- preference for single-story homes or extra stair cases in two-story homes;
- television/media at every turn;
- easy access to services and service people (e.g. manicurist, masseuse, caterer);
- ergonomically thoughtful design, particularly in the kitchen and bath, to avoid unnecessary bending or stretching (e.g. builtin steps, higher appliance placement, etc.); and
- classic features like dumbwaiters, master bedroom kitchenettes, and centralized electronic controls. Living large Our group participants described luxury communities as golfcourse-type communities with gates that set them apart. Homes, they say, should be at least 5,000 square feet with rich details such as stone. There should be architectural design character on the exterior elevation. Luxurious homes should include a private pool, they agreed. All commented on the exterior garden walls of the home, which provide privacy and serve as an oasis, sheltering areas from winds in the harsh desert environment. Participants pointed out important elements about their current homes: views of mountains and/or golf courses, the blurring of indoors and outdoors, and the sound of water. "Being in the desert, we want to hear the water, see the water," one respondent explained. Lots of storage "Keeping daily life's piles and clutter out of sight was a key priority," Nagle says. Respondents appreciated spaces designed for specific purposes, such as:
- laundry rooms that could accommodate peripheral chores (dry cleaning, mending, washing large items);
- a catering kitchen or equivalent to facilitate largescale entertaining;
- a mud room that offered individualized storage of indoor/outdoor accessories like dirty shoes and golf bags;
- a workout room large enough to accommodate equipment;
- unique vanity storage for personal appliances, health and beauty products, and other items that clutter the master bath;
- climate-controlled indoor bulk storage for rarely used housewares and collections; and
- a dedicated "hers" office for household management and other activities, with storage space. Participants indicated that in the desert most storage space needs to be air-conditioned and nodded approval at the woman who had a 400-square-foot storage space in her air-conditioned garage. Last but not least, respondents were intrigued by hidden spaces, additional security, and an aesthetically pleasing equivalent of a 1950s bomb shelter (a fully-equipped safe room for hiding valuable belongings and to go to for safety in an emergency). A place for everything Where to put the home office or offices depended on what their uses would be. Though, wherever they were located, the owners wanted builtin storage. For owners whose primary activity was keeping the home organized or working on hobbies and crafts, a popular solution was having a door that could be closed to hide the mess. One respondent used her walk-in pantry to hide "her piles." Another had a small office in the master bedroom where she organized the next day's activities while her husband watched television. Those with children had even more requirements. "We need spreading and hiding places. When the kids do their homework, they need space," said one respondent. Respondents running formal businesses wanted a professional office close to the front door and away from the kitchen.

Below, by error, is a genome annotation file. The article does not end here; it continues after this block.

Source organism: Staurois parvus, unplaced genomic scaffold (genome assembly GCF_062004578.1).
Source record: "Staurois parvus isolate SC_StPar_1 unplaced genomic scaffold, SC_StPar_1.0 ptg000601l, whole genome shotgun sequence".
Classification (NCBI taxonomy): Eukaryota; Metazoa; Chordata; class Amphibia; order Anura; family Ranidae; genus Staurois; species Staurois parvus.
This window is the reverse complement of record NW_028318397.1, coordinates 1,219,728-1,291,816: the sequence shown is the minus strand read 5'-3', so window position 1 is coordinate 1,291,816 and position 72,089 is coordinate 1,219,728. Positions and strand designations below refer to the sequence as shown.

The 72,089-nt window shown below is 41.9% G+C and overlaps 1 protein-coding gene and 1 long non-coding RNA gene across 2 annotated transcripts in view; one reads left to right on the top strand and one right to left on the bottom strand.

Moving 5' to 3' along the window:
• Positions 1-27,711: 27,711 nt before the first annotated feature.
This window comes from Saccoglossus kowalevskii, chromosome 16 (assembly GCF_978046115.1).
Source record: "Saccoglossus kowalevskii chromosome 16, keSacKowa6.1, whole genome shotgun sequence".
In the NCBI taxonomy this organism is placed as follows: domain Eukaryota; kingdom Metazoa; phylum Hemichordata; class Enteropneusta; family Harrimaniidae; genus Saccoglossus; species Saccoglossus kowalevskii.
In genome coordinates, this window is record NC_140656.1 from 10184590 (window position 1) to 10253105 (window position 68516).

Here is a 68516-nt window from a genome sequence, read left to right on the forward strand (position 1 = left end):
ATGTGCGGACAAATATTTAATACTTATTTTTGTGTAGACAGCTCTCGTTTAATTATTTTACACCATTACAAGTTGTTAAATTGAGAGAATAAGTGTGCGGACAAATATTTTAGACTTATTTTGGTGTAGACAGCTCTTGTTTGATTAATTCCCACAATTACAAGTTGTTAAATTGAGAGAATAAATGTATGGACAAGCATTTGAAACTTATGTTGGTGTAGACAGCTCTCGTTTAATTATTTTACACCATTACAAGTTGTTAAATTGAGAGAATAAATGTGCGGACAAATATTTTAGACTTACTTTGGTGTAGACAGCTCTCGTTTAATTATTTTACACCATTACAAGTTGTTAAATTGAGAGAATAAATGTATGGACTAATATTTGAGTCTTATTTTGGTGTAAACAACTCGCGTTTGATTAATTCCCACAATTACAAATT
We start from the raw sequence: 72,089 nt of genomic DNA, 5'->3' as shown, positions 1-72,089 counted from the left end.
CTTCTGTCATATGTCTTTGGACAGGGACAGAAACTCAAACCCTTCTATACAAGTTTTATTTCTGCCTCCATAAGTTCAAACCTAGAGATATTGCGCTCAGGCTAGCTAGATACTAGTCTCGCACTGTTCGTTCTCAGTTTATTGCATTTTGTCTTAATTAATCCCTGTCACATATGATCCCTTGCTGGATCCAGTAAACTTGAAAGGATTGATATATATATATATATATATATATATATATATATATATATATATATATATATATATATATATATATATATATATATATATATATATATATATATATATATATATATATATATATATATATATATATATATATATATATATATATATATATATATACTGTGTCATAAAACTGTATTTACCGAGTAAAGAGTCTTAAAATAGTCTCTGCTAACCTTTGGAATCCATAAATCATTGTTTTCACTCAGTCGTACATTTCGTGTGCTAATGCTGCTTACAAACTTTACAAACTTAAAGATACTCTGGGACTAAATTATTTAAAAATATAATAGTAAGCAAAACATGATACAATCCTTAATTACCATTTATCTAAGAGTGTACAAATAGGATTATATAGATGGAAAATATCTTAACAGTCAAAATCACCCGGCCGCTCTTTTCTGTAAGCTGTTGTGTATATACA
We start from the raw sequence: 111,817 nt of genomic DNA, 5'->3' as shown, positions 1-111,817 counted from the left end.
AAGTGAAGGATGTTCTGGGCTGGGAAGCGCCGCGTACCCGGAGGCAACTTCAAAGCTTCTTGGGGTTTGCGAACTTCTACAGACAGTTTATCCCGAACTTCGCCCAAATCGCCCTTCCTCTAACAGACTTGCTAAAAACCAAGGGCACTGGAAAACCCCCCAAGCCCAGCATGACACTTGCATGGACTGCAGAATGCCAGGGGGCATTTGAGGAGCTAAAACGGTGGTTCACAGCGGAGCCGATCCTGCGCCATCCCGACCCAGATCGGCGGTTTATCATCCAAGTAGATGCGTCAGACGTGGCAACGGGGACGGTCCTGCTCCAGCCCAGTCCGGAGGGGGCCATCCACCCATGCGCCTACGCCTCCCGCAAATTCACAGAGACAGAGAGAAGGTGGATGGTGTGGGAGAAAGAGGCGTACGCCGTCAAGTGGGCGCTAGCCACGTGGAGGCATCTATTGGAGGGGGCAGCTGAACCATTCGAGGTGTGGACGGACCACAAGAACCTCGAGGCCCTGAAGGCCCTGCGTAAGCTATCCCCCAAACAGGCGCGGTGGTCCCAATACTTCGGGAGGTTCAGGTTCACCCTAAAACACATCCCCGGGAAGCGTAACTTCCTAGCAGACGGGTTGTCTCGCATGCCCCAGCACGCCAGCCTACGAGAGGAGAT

Photo: Lisa Henderling
Specialized places Traditional living rooms proved controversial. Some participants referred to their formal living room as the away room. Others said they never used the formal living room and wouldn't have it again. That begged the question: Could a living room be something else? Possible options included a library or personal sanctuary. What everyone appeared to agree on was that kitchens and family rooms should be open to one another with the television accessible to everyone. Respondents also wanted specialized places for specific activities:
- a gardening area near the hose in an area protected from wind;
- a catering kitchen with separate exterior entrance;
- a quiet meditation room;
- an arts and crafts room; and
- an exercise room. Kitchen detail For convenience and ergonomic reasons, respondents suggested two raised-height dishwashers that would speed cleaning time and minimize bending. They also mentioned refrigerator drawers and pasta-pot spigots. Other popular notions included a fold-up step-stool that looks like a cabinet, toe kicks in kitchen cabinets that contain drawers (a possible space for rarely used holiday place mats), and a cabinet housing a rollout butcher block. Respondents were envious of the woman who had the extra deep sink and commercial sprayer for cleaning big pots. Because the pantry often hides clutter, respondents suggested that it be big and not visible from the front door or hallway. Sitting and breakfast areas continue to be key, as do culinary "toys," like pizza ovens. Bathmania Memories of luxury hotels, beach resorts, and spa vacations prompted respondents to recreate these experiences in their own homes, Nagle says. There was substantial emphasis on personal care, with the master bath only one component of the personal pampering package. Among the features that held special appeal were:
- his-and-hers master bathrooms and the feeling of being at the Four Seasons all the time;
- indoor whirlpool tub, steam room, sauna, or other spa accoutrement;
- a handheld sprayer in the master bathtub, so it can be easily cleaned;
- a shower with seating;